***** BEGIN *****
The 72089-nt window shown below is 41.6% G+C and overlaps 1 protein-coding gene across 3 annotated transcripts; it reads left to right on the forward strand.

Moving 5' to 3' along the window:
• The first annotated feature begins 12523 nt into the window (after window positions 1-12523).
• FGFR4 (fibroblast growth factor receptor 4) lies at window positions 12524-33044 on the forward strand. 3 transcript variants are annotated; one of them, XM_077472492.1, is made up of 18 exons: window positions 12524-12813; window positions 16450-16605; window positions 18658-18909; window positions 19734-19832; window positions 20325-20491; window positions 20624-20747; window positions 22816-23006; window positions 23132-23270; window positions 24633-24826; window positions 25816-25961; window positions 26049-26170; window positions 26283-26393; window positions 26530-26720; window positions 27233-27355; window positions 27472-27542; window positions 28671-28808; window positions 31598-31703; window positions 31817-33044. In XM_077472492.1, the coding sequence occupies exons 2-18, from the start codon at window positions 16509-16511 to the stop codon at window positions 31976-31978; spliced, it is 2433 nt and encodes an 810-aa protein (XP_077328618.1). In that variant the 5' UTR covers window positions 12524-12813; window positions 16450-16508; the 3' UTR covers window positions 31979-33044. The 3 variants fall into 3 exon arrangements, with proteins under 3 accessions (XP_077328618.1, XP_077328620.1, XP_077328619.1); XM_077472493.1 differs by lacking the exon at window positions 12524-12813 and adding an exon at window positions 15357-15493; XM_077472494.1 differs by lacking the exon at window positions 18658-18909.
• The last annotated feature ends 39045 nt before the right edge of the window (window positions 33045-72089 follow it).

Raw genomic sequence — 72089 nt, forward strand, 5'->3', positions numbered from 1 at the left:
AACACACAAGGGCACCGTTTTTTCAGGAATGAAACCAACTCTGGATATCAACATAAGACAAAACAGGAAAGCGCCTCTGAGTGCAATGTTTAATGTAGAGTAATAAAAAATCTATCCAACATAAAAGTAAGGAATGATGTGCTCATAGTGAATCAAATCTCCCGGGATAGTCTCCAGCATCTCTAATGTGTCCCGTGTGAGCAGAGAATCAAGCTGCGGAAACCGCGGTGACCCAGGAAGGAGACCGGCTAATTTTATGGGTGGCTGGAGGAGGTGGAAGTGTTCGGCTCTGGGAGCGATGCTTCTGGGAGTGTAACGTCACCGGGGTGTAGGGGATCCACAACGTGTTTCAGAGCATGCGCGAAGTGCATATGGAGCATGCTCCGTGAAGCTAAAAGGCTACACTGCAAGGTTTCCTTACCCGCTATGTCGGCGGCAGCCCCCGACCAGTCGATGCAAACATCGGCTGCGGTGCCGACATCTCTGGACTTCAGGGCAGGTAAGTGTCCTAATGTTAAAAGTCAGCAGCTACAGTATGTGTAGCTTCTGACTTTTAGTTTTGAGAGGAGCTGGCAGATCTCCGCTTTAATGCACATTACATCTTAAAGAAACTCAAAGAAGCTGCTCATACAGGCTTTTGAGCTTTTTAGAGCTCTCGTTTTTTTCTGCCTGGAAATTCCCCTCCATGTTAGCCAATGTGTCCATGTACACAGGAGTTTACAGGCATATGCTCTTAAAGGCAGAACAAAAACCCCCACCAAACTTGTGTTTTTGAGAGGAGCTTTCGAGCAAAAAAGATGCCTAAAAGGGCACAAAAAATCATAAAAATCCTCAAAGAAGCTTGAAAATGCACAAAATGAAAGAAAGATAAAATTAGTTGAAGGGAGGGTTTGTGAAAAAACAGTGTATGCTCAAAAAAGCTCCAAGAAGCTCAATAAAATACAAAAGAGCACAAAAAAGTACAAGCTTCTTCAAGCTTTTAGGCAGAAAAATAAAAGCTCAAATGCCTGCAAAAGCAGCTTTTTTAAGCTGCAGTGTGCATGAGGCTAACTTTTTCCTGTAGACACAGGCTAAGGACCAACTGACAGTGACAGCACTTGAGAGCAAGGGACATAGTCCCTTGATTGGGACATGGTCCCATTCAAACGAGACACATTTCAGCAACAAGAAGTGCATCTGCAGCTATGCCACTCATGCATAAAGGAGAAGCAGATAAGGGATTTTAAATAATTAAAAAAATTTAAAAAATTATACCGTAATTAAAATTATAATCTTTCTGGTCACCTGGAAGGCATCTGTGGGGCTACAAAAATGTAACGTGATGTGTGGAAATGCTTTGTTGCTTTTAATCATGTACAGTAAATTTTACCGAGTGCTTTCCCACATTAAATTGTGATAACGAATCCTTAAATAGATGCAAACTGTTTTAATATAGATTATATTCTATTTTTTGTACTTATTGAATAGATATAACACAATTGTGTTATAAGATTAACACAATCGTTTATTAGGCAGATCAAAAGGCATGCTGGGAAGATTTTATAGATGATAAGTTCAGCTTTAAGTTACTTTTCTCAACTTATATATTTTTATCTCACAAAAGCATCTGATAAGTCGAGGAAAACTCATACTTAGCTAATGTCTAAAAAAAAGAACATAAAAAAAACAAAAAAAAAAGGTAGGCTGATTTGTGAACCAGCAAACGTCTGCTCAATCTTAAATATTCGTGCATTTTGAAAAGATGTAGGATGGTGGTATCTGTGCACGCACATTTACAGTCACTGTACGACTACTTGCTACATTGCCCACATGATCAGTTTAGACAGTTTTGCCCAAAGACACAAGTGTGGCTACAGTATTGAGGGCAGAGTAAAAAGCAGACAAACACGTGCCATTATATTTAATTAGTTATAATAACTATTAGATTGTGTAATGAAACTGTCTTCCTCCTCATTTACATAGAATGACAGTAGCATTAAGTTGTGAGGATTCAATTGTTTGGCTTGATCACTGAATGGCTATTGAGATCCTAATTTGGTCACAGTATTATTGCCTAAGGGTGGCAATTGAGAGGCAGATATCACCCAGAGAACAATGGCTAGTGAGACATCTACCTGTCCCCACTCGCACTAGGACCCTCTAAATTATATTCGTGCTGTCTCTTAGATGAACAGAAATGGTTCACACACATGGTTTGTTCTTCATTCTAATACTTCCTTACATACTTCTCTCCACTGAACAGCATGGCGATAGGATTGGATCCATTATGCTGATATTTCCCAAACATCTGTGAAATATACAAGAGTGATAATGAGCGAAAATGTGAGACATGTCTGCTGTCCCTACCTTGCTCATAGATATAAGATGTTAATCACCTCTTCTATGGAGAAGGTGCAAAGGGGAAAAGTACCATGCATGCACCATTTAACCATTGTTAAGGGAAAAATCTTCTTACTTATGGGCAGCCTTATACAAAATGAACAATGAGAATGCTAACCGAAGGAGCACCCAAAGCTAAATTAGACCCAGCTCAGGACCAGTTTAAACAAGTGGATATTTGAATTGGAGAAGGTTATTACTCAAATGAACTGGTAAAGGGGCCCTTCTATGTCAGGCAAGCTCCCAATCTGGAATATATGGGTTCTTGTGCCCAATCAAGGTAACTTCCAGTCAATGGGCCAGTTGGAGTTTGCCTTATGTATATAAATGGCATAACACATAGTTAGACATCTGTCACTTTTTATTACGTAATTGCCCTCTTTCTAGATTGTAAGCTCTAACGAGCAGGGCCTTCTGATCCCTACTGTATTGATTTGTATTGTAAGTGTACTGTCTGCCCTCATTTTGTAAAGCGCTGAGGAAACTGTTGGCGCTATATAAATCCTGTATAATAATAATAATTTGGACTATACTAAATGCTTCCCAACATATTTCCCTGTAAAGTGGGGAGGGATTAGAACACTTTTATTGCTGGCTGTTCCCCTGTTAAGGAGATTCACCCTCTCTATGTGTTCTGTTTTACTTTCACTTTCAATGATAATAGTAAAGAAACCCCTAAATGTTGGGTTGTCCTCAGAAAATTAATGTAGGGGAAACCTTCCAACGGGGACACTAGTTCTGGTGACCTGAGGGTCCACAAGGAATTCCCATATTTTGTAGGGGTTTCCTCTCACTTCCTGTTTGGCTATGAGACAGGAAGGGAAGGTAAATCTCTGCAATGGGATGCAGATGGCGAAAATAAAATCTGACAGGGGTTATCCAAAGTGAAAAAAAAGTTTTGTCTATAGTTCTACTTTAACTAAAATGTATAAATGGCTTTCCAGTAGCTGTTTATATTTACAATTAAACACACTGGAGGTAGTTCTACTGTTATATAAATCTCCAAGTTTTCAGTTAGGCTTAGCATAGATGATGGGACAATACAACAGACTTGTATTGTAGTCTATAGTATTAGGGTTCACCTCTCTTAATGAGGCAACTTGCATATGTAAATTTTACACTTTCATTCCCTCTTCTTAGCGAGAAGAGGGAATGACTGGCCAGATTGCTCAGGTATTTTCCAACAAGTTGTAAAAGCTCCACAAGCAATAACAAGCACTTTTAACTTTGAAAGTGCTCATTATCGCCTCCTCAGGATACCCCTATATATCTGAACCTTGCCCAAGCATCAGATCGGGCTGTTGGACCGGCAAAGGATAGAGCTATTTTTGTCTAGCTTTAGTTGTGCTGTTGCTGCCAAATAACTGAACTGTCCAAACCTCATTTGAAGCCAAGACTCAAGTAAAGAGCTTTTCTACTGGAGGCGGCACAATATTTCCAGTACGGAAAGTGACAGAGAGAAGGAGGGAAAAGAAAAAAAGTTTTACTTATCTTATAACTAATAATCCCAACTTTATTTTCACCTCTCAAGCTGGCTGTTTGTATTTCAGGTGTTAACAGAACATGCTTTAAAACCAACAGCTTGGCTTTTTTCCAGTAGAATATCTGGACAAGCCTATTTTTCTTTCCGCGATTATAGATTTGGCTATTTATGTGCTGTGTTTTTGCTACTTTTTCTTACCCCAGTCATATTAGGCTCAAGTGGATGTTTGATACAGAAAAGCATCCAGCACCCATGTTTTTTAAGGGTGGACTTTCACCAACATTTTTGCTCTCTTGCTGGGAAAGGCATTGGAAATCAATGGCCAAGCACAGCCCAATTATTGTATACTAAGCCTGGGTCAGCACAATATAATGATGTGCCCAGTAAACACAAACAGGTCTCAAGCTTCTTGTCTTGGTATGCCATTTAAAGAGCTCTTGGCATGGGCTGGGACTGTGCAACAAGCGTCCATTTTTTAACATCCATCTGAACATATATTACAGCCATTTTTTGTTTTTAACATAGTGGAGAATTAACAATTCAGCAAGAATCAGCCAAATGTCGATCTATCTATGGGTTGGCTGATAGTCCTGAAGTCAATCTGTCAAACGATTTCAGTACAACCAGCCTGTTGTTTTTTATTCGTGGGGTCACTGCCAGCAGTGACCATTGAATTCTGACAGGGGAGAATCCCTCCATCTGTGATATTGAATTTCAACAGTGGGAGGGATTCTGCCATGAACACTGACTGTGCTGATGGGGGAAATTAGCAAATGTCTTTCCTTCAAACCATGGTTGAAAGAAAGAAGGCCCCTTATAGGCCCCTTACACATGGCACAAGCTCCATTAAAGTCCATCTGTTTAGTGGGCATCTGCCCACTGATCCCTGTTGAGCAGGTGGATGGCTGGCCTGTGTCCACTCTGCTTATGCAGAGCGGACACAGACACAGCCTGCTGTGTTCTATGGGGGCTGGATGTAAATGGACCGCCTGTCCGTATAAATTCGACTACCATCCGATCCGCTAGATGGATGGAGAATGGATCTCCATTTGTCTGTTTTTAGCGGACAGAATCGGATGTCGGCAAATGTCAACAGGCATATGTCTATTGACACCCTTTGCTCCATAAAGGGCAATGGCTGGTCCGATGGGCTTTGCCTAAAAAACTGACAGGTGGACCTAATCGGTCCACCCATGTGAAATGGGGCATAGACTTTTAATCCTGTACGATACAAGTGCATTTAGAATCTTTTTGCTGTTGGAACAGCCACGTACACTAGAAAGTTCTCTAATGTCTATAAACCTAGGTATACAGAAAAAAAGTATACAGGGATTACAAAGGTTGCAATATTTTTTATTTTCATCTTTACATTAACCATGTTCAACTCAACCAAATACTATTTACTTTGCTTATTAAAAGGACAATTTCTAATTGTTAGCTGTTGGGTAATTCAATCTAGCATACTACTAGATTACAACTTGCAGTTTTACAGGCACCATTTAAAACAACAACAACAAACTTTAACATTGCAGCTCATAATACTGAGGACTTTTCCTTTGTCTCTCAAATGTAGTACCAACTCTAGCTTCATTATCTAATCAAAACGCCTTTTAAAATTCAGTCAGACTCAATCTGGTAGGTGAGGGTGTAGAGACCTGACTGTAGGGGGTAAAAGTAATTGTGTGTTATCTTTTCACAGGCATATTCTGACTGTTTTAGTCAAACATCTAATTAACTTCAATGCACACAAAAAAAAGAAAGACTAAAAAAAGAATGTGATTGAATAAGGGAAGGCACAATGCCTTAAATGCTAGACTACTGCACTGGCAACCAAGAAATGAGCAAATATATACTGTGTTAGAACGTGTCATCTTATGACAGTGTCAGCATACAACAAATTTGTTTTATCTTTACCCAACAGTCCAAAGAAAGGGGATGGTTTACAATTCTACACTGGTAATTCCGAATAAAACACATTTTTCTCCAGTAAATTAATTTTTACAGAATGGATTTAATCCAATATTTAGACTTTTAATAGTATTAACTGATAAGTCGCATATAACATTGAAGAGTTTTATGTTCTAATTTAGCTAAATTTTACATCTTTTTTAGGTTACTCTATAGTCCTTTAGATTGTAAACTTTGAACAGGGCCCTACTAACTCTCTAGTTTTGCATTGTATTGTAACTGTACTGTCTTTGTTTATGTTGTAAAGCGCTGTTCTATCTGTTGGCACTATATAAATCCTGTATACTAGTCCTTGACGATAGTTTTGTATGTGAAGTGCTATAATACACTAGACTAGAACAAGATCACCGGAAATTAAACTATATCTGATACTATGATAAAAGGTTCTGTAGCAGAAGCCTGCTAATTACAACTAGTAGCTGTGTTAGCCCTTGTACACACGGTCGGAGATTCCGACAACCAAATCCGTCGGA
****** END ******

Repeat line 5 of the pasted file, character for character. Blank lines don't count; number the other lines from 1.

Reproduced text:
• The last annotated feature ends 39045 nt before the right edge of the window (window positions 33045-72089 follow it).